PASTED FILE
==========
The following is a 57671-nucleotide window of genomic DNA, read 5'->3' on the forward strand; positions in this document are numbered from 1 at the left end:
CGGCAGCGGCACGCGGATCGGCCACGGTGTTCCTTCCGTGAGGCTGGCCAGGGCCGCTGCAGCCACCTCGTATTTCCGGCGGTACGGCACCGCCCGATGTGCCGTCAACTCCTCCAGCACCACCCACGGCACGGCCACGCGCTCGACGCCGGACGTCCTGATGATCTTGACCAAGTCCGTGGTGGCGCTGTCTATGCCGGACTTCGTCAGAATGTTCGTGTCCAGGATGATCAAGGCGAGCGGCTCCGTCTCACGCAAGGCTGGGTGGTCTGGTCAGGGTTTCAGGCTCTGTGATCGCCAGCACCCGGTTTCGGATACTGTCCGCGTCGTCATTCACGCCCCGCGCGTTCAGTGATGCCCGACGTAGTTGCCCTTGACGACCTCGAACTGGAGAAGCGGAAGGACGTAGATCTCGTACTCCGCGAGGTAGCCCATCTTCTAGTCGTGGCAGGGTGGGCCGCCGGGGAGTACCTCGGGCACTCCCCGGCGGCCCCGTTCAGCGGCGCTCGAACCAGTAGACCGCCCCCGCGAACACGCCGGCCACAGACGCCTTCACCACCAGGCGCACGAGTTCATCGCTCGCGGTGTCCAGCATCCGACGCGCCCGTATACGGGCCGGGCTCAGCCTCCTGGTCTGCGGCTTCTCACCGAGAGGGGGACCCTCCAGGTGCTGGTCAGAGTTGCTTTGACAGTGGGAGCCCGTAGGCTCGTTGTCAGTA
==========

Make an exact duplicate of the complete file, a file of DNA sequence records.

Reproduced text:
The following is a 57671-nucleotide window of genomic DNA, read 5'->3' on the forward strand; positions in this document are numbered from 1 at the left end:
CGGCAGCGGCACGCGGATCGGCCACGGTGTTCCTTCCGTGAGGCTGGCCAGGGCCGCTGCAGCCACCTCGTATTTCCGGCGGTACGGCACCGCCCGATGTGCCGTCAACTCCTCCAGCACCACCCACGGCACGGCCACGCGCTCGACGCCGGACGTCCTGATGATCTTGACCAAGTCCGTGGTGGCGCTGTCTATGCCGGACTTCGTCAGAATGTTCGTGTCCAGGATGATCAAGGCGAGCGGCTCCGTCTCACGCAAGGCTGGGTGGTCTGGTCAGGGTTTCAGGCTCTGTGATCGCCAGCACCCGGTTTCGGATACTGTCCGCGTCGTCATTCACGCCCCGCGCGTTCAGTGATGCCCGACGTAGTTGCCCTTGACGACCTCGAACTGGAGAAGCGGAAGGACGTAGATCTCGTACTCCGCGAGGTAGCCCATCTTCTAGTCGTGGCAGGGTGGGCCGCCGGGGAGTACCTCGGGCACTCCCCGGCGGCCCCGTTCAGCGGCGCTCGAACCAGTAGACCGCCCCCGCGAACACGCCGGCCACAGACGCCTTCACCACCAGGCGCACGAGTTCATCGCTCGCGGTGTCCAGCATCCGACGCGCCCGTATACGGGCCGGGCTCAGCCTCCTGGTCTGCGGCTTCTCACCGAGAGGGGGACCCTCCAGGTGCTGGTCAGAGTTGCTTTGACAGTGGGAGCCCGTAGGCTCGTTGTCAGTA